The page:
St Athanasius of Alexandria


St Athanasius of Alexandria (d. 373AD) is commemorated in the Church on January 18. He is famous for advocating that Jesus is both fully human and God. Jesus is the Word of God incarnate as a man. By bringing together in His person divinity and humanity, He brings about the salvation of the human race.  Athanasius writes about the human body of Jesus, the God incarnate:

“… the body, as a body, was born and sustained with the food proper to its nature; while God the Word, Who was united with it, was at the same time ordering the universe and revealing Himself through His bodily acts as not man only but God. Those acts are rightly said to be His acts, because the body which did them did indeed belong to Him and none other; moreover, it was right that they should be thus attributed to Him as Man, in order to show that His body was a real one and not merely an appearance.


From such ordinary acts as being born and taking food, He was recognized as being actually present in the body; but by the extraordinary acts which He did through the body He proved himself to be the Son of God. That is the meaning of His words to the unbelieving Jews: ‘If I do not the works of My Father, believe Me not; but if I do, even if ye believe not Me, believe My works, that ye may know that the Father is in Me and I in the Father.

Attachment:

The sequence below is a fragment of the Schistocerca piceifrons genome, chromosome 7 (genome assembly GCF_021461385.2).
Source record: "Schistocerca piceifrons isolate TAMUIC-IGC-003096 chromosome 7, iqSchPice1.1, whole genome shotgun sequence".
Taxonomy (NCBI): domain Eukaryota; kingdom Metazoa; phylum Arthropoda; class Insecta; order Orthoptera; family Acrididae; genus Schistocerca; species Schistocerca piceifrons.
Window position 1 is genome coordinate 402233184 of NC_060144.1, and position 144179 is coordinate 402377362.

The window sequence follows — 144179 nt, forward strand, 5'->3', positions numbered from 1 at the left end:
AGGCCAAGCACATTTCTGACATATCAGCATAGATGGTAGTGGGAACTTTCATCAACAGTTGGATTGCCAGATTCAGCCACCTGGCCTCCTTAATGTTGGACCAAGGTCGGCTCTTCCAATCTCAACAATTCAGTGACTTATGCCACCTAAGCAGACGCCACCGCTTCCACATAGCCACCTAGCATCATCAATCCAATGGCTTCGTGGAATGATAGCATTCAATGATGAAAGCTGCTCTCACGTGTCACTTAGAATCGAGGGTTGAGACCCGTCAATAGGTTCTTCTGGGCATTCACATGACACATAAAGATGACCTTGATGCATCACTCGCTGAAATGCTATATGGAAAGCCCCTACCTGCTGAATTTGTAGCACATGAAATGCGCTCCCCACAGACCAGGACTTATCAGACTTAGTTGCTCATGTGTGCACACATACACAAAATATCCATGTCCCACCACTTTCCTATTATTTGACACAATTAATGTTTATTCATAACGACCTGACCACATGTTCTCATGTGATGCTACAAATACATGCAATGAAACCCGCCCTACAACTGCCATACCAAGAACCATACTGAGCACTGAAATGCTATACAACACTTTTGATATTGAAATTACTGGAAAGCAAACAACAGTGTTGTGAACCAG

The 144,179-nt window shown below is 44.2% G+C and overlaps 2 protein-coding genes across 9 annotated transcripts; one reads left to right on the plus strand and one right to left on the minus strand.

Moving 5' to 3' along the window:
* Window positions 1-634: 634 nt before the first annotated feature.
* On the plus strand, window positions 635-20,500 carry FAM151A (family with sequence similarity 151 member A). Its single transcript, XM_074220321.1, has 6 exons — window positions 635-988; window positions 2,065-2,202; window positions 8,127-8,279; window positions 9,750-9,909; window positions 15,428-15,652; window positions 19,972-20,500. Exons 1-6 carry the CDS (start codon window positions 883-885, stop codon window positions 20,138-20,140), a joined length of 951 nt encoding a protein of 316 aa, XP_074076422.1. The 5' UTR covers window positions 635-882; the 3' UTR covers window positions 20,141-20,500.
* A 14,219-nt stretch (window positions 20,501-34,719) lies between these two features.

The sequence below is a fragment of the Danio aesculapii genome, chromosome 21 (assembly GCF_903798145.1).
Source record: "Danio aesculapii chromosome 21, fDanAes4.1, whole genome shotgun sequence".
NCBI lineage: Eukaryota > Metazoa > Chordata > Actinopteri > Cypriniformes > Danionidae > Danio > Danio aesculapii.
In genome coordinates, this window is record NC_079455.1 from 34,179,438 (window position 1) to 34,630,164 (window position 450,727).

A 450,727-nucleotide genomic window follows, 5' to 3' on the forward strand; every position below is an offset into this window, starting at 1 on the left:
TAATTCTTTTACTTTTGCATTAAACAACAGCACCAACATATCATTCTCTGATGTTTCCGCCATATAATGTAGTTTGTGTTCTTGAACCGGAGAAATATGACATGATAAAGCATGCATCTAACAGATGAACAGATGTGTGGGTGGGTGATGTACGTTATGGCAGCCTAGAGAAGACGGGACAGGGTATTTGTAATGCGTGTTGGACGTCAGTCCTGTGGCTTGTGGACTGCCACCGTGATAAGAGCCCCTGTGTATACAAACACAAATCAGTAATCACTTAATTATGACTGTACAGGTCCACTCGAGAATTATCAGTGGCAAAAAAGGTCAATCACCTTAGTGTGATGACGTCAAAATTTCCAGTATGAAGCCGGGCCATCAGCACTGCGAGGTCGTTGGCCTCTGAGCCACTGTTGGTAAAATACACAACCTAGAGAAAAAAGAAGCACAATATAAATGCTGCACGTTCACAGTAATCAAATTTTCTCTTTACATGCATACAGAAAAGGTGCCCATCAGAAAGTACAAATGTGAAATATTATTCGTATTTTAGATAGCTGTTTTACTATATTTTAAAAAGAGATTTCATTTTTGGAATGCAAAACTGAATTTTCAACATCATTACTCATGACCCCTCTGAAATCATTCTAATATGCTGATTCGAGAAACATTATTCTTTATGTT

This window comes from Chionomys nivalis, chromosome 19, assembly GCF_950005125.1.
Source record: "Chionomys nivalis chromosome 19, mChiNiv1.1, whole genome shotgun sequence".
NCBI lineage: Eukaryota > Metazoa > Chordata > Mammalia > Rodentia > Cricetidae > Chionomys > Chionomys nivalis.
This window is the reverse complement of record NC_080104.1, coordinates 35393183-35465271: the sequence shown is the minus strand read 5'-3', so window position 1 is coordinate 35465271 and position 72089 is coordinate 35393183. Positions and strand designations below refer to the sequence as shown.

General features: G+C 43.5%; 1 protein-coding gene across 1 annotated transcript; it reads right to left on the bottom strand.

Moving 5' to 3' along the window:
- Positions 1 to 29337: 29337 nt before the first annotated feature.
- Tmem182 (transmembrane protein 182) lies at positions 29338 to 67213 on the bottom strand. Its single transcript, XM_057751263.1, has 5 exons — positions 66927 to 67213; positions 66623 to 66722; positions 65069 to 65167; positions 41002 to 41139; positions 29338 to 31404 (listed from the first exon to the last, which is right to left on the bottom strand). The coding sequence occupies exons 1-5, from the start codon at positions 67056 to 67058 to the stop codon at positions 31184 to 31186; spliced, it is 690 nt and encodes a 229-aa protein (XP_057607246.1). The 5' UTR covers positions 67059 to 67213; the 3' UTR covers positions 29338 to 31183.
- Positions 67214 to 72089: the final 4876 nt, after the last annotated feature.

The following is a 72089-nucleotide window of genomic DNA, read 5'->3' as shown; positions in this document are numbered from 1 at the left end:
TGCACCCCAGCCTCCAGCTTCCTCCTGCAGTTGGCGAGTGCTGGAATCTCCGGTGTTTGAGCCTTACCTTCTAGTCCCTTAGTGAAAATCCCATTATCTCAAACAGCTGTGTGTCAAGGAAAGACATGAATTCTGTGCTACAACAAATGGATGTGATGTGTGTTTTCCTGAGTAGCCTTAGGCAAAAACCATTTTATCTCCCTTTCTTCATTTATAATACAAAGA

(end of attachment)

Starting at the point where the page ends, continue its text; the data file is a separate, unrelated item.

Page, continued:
Invisible in Himself, He is known from the works of creation; so also when His Godhead is veiled in human nature, His bodily acts still declare him to be not man only, but the Power and Word of God. To speak authoritatively to evil spirits, for instance, and to drive them out, is not human but divine; And who could see Him carrying all the diseases to which mankind is prone, and still deem Him mere man and not also God? He cleansed lepers, He made the lame to walk, He opened the ears of the deaf and the eyes of the blind, there was no sickness or weakness that He did not drive away. Even the most casual observer can see that these were acts of God.”   (ON THE INCARNATION, pp 46-47)


For Athanasius, even more important than people being healed of various diseases and afflictions, Jesus’ healings were allowing the people to see God.